I'm glad to see that someone removed "Self-proclaimed Messiah" from Moon's authority.

Perhaps this is an argument for using controlled vocabulary as much as possible in fields like the 374 and 368. It's unwise to cut and paste terms from sources when they might  be offensive to someone. But I still doubt that the "skinny, lovable nerd" description in a 670 is offensive. Information in a 670 isn't really categorizing someone as a 368 or 374 does.

As for Moon as a self-proclaimed Messiah, this page, sponsored by Moon's church, says he considered himself to have "completed" the work of the Messiah. But I don't think it exactly says he was a Messiah. I think it's risky to use the term for him without that precise claim.

Happy holiday!

-----Original Message-----
From: Program for Cooperative Cataloging [mailto:[log in to unmask]] On Behalf Of john g marr
Sent: Wednesday, November 27, 2013 5:16 PM
To: [log in to unmask]
Subject: Re: [PCCLIST] subjective opinions buried in the new fields on NARs - open season?

On Wed, 27 Nov 2013, Ted P Gemberling wrote:

> I think the "subjective information"  on Knotts isn't as bad as that for Moon.

  Perhaps we could hinge consideration of such 670 information on how necessary it is to identify the person being described.

> But to call Moon a "self-proclaimed [or pseudo-] messiah" is openly
> contemptuous of the church he founded.

  I wouldn't equate "self-proclaimed" with "pseudo- ."

  Actually it's quite accurate. Moon wrote a book called The Divine Principle in which he (the author, Moon) states that he (Moon) was sent from the East to be the Messiah and finish Jesus' mission. He was not declared as a messiah by anyone before that time, or before his time.

>  Though "pseudo-messiahs" is an established LCSH heading, it strikes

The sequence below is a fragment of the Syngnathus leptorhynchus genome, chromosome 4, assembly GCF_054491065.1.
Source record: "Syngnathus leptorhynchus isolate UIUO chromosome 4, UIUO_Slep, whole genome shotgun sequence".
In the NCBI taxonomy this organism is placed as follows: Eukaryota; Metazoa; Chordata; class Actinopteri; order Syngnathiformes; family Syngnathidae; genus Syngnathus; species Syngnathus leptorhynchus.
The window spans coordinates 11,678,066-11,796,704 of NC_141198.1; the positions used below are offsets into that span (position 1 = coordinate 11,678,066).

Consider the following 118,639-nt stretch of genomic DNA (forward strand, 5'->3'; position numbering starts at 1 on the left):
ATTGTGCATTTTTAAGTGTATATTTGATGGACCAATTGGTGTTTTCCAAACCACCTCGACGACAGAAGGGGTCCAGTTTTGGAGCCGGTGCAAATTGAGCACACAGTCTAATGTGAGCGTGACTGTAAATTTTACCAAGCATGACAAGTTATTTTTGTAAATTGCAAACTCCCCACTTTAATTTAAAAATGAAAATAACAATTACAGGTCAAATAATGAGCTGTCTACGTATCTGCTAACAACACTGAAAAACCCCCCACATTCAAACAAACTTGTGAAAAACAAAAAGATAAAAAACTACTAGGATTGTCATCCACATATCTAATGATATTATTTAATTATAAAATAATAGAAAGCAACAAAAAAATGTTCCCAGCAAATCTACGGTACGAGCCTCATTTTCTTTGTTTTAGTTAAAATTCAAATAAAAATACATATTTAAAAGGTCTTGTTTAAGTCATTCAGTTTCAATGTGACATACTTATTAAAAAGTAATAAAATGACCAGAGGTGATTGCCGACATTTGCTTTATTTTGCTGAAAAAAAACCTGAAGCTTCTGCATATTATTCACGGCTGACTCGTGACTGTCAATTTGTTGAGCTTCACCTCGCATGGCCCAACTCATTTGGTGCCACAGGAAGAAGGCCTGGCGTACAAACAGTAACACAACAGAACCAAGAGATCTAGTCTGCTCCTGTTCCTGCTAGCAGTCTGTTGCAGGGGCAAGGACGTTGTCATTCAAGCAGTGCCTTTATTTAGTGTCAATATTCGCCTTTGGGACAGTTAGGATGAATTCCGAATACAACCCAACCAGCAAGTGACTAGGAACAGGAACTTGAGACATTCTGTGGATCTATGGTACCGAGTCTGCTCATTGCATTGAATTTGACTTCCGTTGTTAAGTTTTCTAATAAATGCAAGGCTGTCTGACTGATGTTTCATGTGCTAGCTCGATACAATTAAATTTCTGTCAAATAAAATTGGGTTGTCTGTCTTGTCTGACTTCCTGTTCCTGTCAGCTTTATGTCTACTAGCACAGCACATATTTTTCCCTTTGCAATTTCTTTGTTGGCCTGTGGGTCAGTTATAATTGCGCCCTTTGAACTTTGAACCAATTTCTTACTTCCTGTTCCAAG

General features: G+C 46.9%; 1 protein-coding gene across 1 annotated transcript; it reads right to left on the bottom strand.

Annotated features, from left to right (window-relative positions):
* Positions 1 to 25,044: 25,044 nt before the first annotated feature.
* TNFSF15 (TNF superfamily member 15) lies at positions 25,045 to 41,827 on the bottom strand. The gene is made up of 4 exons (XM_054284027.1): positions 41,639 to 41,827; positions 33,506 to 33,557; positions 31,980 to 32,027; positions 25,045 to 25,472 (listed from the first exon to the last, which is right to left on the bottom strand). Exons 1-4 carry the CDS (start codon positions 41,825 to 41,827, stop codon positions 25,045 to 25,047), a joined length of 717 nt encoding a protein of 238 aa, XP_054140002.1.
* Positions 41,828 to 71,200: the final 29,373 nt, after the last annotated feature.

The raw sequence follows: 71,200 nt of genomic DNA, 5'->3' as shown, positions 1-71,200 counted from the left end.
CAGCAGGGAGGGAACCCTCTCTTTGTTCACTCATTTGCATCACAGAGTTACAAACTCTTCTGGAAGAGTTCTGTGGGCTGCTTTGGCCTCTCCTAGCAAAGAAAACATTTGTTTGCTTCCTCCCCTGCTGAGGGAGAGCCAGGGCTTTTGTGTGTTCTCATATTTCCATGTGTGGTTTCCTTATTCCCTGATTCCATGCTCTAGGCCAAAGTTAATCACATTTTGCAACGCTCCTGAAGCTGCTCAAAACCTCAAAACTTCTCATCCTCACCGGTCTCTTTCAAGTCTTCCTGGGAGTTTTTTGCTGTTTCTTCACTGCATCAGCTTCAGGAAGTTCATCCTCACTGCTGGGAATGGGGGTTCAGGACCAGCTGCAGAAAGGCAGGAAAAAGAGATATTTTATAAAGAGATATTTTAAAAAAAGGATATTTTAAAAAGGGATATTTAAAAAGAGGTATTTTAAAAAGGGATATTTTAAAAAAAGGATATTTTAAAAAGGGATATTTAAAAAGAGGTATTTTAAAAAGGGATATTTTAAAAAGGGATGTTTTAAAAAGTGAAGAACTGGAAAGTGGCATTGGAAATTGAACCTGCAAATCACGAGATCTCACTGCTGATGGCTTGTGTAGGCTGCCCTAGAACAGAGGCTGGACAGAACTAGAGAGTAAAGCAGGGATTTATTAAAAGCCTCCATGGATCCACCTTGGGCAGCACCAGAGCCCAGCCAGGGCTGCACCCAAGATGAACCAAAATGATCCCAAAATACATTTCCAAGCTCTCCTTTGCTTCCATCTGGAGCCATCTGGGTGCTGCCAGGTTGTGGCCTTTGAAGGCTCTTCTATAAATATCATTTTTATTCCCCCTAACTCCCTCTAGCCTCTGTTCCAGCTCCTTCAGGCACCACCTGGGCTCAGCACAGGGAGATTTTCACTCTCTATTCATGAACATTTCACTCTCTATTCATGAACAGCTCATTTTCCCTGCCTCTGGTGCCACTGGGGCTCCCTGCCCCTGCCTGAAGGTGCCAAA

> me that it would only be safe to use it after a period of decades, at
> least, after the death of the person.

  I would expect that LC would only apply the term to persons generally and BEST known as such.

  Interesting point: I noticed that a key part of a common definition of "messiah" is that such a person be "anticipated" or "expected." That would not apply to Moon, but it might apply to Hernan Cortez. :)

> In a shorter time frame, the description would be controversial.

  The term "messiah" itself is, as is any religious doctrine, by its very nature "controversial", as discussion of who would kill Jesus if he returned indicates.

> I think it might be impossible to make hard and fast rules about this
> sort of thing.

  Again, I'd suggest including in 670s only information that aids in identifying the person involved. Rather than considering "subjective" data "controversial", judge it as to whether it is useful for the purpose of an authority record.

> It's a matter of "cataloger judgment", as we've long been told. But
> catalogers do need to have good judgment!

  What is more subjective than determining whether a person possesses "good judgment"?

  How about rephrasing that to suggest that a "good" cataloger be objective, and then discuss "goodness" with regard to the nature of objectivity?

  Ahem. If only we took the effort to set identifiable parameters for objectivity and required the same in politics and of the media... or is it counter to "human nature" to do so?



  John G. Marr
  Univ. of New Mexico
  Albuquerque, NM 87131